. which, upon being I raised to a predetermined temperature, generates suilicient vapor pressure to open the shutters ca, opening them to in l-eelsbulb i6 and bellows ii are intended as illustrameans for operating the shutters 68.

" of the operationoithe' thermostatic controls, itl wiliusuallybedesirabletohave thethermostatic controls desiznedtomaintain the-mixturein' The heating system will generally be operated only when the atmospheric temperature is relatively low. On the other hand, the fuel and air mixture suplied to the upper header :6 will gen-:

erally be considerably warmer than the atmos- Dhere, due to the agitation and compression effected-in the supercharger It.

Depending. upon the design oi heater ll, upon the gradeor fuel used, and upon the character the intake pipe 2| at a temperature in, the order A cylindrical'skirt depends irom the k ing extents as the temperature of the mixture. flowing through intake pipe. 20- increases. The

V tive of any suitable-temperature responsive motor.

of r. a saturated m st this temperature burns completely and emciently in thev heater II The heater leis provided with the usual electrical ignition and control means. Assuming that the controls have been operated to start theheater, by opening valve 3! and energizing the heater'ignition means, the usually supersaturated mixture of gasoline and air at a temperature above 20F. flows through the condenser 2! which is cooled by the cool atmospheric air entering the ram l2. The rate at which thecooling air flows through the condenser 38 is regulated by the thermostatically controlled shutters 68 soas to cool the fuel mixture to a temperature in the order of 20' F. with the result that some of the fuel vapor will condense through the conduit 52 and is returned to the low pressure side of the supercharger 28. The conduit 52 is of such diameter that it will easily carry all of the condensed fuel lmder all conditions of operation, but will not withdraw an appreciable portion of the fuel vapor and air mixture from the separator 46. Thus, a float-controlled valve at the liquid outlet of the separator 48 will ordinarily not be necessary.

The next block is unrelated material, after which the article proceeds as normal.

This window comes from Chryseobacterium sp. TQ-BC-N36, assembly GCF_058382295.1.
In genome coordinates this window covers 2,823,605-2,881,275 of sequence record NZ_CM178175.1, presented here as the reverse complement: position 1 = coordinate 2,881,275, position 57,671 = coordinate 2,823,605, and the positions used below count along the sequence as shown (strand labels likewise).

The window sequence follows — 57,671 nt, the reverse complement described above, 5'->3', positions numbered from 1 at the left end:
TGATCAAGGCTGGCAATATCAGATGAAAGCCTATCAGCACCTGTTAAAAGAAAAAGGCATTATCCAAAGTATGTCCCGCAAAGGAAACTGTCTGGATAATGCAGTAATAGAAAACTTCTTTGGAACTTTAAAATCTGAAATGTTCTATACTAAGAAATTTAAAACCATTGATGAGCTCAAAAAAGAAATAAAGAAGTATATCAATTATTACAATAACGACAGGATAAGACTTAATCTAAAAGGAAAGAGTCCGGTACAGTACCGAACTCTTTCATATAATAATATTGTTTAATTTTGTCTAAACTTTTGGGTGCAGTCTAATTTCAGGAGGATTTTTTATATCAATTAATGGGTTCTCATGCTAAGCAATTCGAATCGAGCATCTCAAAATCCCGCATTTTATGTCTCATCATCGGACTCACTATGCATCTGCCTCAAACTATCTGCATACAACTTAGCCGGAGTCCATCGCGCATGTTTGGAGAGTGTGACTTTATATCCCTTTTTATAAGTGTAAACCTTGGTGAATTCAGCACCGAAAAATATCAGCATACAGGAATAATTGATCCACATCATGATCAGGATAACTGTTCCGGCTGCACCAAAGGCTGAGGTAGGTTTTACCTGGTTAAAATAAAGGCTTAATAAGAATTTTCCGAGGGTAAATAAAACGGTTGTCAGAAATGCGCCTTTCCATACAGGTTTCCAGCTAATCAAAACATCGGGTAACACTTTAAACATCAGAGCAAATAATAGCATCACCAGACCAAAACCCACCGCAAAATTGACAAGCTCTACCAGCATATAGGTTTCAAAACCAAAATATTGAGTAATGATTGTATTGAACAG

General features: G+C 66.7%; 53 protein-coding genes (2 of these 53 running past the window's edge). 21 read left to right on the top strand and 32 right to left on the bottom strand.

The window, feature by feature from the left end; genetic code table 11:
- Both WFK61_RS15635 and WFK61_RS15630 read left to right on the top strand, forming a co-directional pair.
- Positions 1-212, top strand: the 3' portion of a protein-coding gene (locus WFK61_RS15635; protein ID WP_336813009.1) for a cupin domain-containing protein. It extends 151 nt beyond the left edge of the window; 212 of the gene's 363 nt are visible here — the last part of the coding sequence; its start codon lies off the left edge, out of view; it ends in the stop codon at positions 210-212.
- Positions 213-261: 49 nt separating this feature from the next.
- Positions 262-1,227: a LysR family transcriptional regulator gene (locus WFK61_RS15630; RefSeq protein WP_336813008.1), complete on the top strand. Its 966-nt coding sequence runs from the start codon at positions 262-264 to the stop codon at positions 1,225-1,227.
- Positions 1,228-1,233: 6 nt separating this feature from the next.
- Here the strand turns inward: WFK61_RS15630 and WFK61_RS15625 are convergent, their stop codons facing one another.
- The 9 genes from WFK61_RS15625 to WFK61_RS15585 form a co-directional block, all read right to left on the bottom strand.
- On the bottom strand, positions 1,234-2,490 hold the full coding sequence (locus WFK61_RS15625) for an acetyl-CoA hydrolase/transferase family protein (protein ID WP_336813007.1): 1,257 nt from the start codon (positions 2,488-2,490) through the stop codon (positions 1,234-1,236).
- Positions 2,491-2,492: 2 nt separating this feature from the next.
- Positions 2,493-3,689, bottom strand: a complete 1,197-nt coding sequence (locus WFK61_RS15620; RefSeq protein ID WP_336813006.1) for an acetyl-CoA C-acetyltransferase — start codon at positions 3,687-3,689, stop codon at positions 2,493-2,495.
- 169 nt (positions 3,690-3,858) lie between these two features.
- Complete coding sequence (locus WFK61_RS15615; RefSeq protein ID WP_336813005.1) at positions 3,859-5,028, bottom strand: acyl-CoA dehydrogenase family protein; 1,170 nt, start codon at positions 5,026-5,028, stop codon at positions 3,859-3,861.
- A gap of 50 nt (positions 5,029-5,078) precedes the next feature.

The mixture of fuel vapor and air, with a minimum of entrained liquid particles, will flow through the conduit 20 to the combustion chamber of the heater l0 where it is ignited and burns in the usual manner to heat the air supplied to it through the connecting section ii, the heated air being discharged through the delivery section It to the .cabin and other parts of the aircraft to be supplied with heated air. The

products of combustion are discharged through the conduit 22, the partial vacuum existing at the outlet of this conduit assisting in such flow.

The air supplied to the heater is preheated to some extent by passing the tubes 40 of the condenser 38. The system is illustrated as havthermostatically controlled shutters are mutually conducive to satisfactory operation of the system because as .the atmospheric temperature denser isrequired and at the samdtimethe air flow through the heater should be reduced to permit the heater, with its rehtively constant heat delivery capacity, to heat the air discharged from the heater to the required temperature.

In and under certain opit may be defi ab to pa throughthechamberltoflifip "tionofthe'airtobeheamanditiswithinthe oontemplatim of myinventionto thus construct theapparahsfliatapoi'tionoftheairtobe heated by-pamesthe ml and'the con-'- trolshuttersl 'Theformoftheinruifionshownin 3, includes many of the elements shown in Fig. 1, and the same reference characters have been applied to corresponding parts. The modification. of Fig. 3 is simpler. than the system 80, and has its 'open end substantially at the throat thereof. The jet tube 82 has a.plurality of minute orifices formed therein at spaced intervals. The conduit 52 leading from the bottom 'of the separator 46 has an orifice plug 86- secured therein. The orifice in this plug may be of predetermined size or may be in the form of a needle'valve controlled orifice. I

The orifice 88 is of such size that fuel will tend to collect inthe bottom of the separator 46. The cooling air flowing past the condenser 38, not being controlled byv shutters, will, under most conditionsof operations at high altitudes, when the atmospheric temperature is very low, condense a relatively large proportion of the liquid fuel from the mixture. Since the orifice in the plug 85 will be chosen of such diameter that all of the condensed fuel will not "be drawn through the return conduit 52 .to the. supercharger, the accumulated liquid fuelin the separator 46 will rise to alevel generally de-' pendent upon the) atmospheric temperature.